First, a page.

But it gets back to my original point. I feel the way I do and I can't really get out of it. I didn't want tog et out of bed this morning. I didn't want to do anything. I knew I needed to exercise. I knew I needed to make my lunch. I knew I needed to do some cleaning of my apartment, which still looks like it was firebombed by dirty clothes and papers.

I did none of these things. This is the nature of being down.


I'm being melodramatic for no worthwhile reason. I feel like crap because I've made mistakes and the effect of those mistakes is reminding me of those mistakes. For this piece, I wanted to get a short (Short? Ha!) description of how I was feeling in order to apologize for the crappiness and late timing of this piece. In short, I'd meant to write this last week, before I went to see Case live. Or the week before. But, every time I opened up my computer to write it, I just couldn't do it.

I bought Neko Case's latest album on the day it came out for my girlfriend's birthday and she loved the album. I didn't hear until I bought it for myself some two weeks later (well, my girlfriend played me bits and pieces at various times). It's understandable, as Case is a gifted songwriter who has worked with some wonderful people in her career. her work with the New Pornographers is among the band's best.

(and here's where I get a little sexist, making good on the promise that any reader will have absolutely no sympathy for me) Case is a certain type of indie rock persona, the "hot chick with a kickass voice." I'd suggest she's like Feist or Joanna Newsom in that case, but I find neither of those two artists to be particularly attractive. Case isn't homely like Feist is, but she's certainly not a model. Then again, I've had a huge thing for Elizabeth Elmore for as long as I can remember. So, what do I know?

Outside of that, I've never been the world's biggest fan of Ms. Case, as her music deals mostly in a genre (country, or, more specifically, alt-country) I don't really appreciate as much as I probably should. The title track, a wonderful mid-tempo confessional, is a grand example of this. It's a gorgeous song, with a full Case vocal, but it ultimately falls too far afield into folk country for me to truly appreciate it.

That's not to say that I don't love the album. I do. It's a marvelous work, both confessional and declaratory (see the album cover). Case's strong presence is announced in every song, with a mid-rhythm stumble in "Fever" to the chant of "I'm a man, man, man, man, maneater" in "People Got a Lotta Nerve" to her blast that she's an animal on "I'm an Animal."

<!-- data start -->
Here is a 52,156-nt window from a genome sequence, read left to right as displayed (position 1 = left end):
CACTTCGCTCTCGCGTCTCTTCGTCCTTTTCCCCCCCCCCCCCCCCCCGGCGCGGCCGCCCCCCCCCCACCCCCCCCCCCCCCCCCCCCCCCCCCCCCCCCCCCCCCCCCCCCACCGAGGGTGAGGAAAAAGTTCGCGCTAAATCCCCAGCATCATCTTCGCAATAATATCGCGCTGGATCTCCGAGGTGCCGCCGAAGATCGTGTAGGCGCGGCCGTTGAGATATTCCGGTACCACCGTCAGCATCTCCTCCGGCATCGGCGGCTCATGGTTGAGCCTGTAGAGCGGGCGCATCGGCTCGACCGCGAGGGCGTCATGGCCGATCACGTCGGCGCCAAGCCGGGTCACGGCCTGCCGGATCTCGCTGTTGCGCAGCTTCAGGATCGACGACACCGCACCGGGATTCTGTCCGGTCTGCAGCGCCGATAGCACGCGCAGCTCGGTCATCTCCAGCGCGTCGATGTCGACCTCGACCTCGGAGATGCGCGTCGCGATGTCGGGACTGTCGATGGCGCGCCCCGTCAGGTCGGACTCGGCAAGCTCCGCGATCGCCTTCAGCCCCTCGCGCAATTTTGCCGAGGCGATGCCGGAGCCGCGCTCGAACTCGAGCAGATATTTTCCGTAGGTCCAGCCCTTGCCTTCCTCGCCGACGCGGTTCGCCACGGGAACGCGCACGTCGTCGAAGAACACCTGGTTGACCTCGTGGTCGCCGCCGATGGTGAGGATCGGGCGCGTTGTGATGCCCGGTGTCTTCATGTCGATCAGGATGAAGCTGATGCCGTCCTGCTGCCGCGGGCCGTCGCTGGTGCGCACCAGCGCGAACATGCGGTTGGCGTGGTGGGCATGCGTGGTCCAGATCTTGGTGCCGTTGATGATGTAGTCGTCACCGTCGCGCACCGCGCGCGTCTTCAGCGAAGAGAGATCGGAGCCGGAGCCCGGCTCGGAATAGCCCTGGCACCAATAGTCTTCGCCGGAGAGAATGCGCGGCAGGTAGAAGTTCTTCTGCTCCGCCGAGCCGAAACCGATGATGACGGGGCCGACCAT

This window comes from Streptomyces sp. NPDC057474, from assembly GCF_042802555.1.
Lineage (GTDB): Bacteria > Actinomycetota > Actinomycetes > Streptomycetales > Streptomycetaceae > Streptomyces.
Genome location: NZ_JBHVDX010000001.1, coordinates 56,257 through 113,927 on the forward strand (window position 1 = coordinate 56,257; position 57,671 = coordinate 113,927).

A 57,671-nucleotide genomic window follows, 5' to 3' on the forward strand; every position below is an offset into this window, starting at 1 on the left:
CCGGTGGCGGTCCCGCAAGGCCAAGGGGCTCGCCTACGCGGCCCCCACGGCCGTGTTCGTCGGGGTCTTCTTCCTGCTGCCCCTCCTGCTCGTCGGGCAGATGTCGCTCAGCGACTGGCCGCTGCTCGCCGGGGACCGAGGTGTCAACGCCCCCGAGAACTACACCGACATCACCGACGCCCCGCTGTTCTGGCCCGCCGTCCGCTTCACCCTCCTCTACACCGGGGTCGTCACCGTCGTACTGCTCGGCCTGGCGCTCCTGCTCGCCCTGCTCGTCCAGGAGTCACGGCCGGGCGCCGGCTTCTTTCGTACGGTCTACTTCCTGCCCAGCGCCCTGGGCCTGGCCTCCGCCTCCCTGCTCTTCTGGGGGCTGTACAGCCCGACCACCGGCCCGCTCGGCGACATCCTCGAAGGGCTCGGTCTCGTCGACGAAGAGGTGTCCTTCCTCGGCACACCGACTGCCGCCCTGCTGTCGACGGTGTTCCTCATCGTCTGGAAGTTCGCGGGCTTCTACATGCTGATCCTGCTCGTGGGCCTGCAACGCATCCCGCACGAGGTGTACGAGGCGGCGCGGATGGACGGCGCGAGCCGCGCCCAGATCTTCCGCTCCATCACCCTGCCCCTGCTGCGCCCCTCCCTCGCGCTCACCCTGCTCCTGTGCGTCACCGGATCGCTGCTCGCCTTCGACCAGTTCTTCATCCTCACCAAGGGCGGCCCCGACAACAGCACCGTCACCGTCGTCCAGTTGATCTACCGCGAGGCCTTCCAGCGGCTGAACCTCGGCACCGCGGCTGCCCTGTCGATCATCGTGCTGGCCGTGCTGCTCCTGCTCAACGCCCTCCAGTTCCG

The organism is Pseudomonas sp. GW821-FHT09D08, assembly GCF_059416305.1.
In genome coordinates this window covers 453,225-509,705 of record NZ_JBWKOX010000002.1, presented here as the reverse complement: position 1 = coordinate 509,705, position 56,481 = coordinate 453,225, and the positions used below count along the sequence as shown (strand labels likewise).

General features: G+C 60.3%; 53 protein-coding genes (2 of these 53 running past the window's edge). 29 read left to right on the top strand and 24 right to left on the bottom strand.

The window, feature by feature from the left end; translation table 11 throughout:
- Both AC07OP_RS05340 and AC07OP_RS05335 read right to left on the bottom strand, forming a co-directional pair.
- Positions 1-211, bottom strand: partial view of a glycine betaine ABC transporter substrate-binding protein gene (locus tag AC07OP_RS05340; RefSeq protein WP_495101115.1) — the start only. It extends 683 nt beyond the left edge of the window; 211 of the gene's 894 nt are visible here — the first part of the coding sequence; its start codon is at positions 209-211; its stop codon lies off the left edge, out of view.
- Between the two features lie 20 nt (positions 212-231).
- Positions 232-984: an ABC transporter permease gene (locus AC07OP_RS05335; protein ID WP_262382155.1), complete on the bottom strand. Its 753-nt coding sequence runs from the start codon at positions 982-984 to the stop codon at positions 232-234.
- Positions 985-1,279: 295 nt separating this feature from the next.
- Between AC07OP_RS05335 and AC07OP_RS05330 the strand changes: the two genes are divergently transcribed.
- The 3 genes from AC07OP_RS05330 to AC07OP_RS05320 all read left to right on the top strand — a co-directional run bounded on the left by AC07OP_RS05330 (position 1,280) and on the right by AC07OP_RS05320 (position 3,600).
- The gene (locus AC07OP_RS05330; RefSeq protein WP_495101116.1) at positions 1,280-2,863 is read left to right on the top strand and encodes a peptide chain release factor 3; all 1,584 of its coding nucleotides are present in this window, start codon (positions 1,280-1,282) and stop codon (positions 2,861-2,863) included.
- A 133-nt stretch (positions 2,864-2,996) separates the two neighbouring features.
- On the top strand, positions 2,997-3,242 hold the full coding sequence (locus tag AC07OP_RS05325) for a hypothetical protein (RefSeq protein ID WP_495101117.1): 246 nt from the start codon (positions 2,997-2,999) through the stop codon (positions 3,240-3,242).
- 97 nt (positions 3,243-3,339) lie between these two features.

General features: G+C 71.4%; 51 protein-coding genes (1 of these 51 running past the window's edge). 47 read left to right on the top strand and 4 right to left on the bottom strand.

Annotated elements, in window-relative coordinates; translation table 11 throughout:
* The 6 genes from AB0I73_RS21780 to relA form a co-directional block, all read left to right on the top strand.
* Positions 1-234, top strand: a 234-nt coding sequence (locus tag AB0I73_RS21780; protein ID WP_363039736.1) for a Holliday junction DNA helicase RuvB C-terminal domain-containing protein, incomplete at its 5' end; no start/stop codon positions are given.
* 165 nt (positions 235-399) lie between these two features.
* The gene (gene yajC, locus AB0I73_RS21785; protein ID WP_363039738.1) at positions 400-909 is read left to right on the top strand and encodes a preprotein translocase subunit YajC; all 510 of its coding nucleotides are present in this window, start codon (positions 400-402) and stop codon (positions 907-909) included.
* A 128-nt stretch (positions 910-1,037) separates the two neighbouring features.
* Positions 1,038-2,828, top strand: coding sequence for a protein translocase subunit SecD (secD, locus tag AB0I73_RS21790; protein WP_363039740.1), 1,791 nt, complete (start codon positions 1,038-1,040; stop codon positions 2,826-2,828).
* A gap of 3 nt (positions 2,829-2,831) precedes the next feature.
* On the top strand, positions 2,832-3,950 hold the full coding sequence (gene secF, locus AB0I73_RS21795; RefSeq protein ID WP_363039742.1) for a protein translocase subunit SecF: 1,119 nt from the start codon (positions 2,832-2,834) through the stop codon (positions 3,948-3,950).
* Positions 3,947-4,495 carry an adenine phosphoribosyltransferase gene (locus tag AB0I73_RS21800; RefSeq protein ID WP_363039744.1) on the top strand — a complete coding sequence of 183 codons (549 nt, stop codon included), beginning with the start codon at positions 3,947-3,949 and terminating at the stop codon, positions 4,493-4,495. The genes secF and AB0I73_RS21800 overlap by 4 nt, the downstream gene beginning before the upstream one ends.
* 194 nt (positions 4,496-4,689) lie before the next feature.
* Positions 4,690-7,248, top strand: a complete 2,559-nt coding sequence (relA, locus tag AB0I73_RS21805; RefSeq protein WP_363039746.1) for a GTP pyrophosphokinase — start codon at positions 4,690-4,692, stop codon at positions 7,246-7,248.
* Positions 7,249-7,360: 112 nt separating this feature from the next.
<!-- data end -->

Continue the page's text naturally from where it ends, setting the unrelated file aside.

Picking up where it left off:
The story of the album's recording is available via our good friend Wikipedia, so I won't recount it here (check it out, though, as it involved some interesting bits about pianos and Craiglist). Nevertheless, Case remains a wildly interesting figure, a talented songwriter and a fine singer. Middle Cyclone is her best album yet and in the running for best album of 2009.


For shits and giggles, here's the e-press kit for the album:

Wednesday, April 1, 2009

Cover Up

Band: Ministry
Album: Cover Up
Best song: Obviously, "Supernaut" is a classic. Ministry's version of "Radar Love" makes it far more listenable.
Worst song: "What a Wonderful World" is decidedly less than wonderful.

I'm glad Ministry is gone.

I love fellow Trevian Al Jourgensen's contributions to music, but he'd gone too far afield. His final three albums were simply Bush-bashing nonsense and his song for our beloved Blackhawks is an affront to anyone with ears. As he slinked off into the night last year, it was a sad epitaph to a great career.

Nevertheless, Jourgensen busted out some friends and put out a covers record. Certainly, covers records aren't that creative -- covers are other artists' work, after all. Cat Power's The Covers Record and Jukebox were met with some acclaim (well, The Covers Record was) and I, personally, always enjoy a good covers record. Indeed, a good artist takes a song and makes it his or her own. For an example, see Devo's "Satisfcation."

Jourgensen does this. Ministry's sound is absolutely distinct, from "Just One Fix " to "N.W.O." to "Jesus Built My Hot Rod" to the now infamous -- and included on this set -- version of the Black Sabbath classic "Supernaut." Punishing drums, heavy guitar and a wildly distorted vocal track make for the Ministry sound.

Pitchfork's Cosmo Lee called Cover Up "the afterparty for Ministry's career," which is strikingly fitting. Jourgensen's band has gone through a million different phases, but a strikingly short peak (in the early 1990s) and a taste for heroin led the band to continue to be cited in regards to all things industrial rock.

As usual, Jourgensen recruited a host of singers and collaborators -- the album artist is actually listed as "Ministry and Co Conspirators -- from various hard rock bands. Leadbelly's "Black Betty" -- made most famous by Ram Jam -- gets Jourgensen's vocals, but Amen's Casey Chaos hits the Doors' "Roadhouse Blues," Fear Factory's Burton Bell does the Stones' "Under My Thumb," Prong's Thomas M. Victor hits Deep Purple's "Space Truckin" and Mountain's "Mississippi Queen" and Golden Earring's "Radar Love" and "Bang a Gong" get Josh Bradford of the Revolting Cocks.

Despite all the singers, the sound is decidedly Ministry. The samples remain, the sound of metal clangs against itself, the guitars punish and the drums sound like a machine gun. Overall, it's delightfully Ministry, despite the familiar melodies (from other bands, of course).